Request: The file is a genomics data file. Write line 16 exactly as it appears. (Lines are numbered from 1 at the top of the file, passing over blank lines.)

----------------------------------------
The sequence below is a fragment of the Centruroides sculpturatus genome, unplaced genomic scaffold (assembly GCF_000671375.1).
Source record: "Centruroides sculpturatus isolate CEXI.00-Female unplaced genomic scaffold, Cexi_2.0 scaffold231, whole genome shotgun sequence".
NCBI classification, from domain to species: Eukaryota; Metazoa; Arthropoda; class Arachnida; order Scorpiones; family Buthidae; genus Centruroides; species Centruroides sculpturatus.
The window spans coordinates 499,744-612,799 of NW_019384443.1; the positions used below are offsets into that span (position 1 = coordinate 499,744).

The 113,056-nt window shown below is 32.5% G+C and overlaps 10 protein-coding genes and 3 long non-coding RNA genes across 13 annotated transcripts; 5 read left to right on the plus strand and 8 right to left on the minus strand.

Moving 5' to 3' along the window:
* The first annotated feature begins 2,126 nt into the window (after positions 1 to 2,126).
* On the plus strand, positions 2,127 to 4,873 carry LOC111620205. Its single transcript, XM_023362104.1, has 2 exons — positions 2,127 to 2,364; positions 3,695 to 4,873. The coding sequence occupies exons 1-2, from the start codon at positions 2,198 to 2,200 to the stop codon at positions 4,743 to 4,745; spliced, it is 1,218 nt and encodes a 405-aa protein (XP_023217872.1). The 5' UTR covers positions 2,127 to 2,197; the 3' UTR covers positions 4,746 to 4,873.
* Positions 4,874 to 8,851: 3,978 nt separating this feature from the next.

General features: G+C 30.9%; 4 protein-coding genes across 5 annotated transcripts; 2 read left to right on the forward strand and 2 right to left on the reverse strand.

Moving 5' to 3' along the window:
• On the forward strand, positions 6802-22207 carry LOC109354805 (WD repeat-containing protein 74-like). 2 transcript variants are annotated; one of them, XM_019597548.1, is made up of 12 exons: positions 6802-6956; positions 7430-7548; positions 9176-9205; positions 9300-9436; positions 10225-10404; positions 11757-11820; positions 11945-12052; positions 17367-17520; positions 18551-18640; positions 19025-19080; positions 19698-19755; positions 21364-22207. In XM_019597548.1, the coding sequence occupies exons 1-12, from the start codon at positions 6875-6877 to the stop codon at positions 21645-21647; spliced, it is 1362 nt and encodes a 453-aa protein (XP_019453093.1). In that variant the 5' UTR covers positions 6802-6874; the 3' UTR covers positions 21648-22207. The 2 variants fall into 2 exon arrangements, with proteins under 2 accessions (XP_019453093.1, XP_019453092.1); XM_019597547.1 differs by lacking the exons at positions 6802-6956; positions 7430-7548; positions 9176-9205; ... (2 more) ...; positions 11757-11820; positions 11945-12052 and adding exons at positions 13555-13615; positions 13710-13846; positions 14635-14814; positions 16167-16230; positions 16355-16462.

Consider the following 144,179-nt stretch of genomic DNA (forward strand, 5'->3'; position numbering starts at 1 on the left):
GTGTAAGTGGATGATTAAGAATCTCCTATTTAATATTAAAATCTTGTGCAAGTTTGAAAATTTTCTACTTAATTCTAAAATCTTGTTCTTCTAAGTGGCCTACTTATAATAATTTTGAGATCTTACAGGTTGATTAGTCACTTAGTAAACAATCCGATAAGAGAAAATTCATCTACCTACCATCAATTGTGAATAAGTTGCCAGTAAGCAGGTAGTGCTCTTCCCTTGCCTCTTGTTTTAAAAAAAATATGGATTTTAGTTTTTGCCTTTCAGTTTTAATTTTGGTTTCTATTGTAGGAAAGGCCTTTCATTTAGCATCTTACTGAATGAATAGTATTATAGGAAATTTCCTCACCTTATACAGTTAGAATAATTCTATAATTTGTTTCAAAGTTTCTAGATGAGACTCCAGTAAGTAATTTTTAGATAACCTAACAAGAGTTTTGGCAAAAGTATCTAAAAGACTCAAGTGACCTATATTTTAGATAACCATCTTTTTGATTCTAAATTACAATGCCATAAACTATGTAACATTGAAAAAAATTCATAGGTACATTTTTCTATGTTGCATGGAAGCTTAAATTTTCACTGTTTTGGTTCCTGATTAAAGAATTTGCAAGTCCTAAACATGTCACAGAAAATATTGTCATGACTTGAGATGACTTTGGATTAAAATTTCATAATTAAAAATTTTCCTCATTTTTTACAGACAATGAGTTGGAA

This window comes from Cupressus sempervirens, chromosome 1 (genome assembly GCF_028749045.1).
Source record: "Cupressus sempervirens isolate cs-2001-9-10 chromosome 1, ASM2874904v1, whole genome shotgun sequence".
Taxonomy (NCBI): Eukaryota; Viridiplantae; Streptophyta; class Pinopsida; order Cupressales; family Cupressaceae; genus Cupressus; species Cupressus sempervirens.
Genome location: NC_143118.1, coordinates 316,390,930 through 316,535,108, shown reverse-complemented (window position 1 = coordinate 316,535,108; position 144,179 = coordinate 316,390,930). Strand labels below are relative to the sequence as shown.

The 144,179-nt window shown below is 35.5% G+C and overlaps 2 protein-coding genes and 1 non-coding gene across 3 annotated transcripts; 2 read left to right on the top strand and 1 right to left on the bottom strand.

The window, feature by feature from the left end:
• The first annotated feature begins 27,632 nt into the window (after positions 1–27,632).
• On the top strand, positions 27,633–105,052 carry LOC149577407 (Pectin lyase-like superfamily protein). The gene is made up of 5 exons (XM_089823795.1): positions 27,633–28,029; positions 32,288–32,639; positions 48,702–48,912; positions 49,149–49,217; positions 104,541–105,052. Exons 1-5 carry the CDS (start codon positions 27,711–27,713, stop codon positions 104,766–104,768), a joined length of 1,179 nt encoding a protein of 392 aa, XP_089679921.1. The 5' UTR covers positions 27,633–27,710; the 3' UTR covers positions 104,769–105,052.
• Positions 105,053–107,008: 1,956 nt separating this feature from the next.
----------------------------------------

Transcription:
Source record: "Cupressus sempervirens isolate cs-2001-9-10 chromosome 1, ASM2874904v1, whole genome shotgun sequence".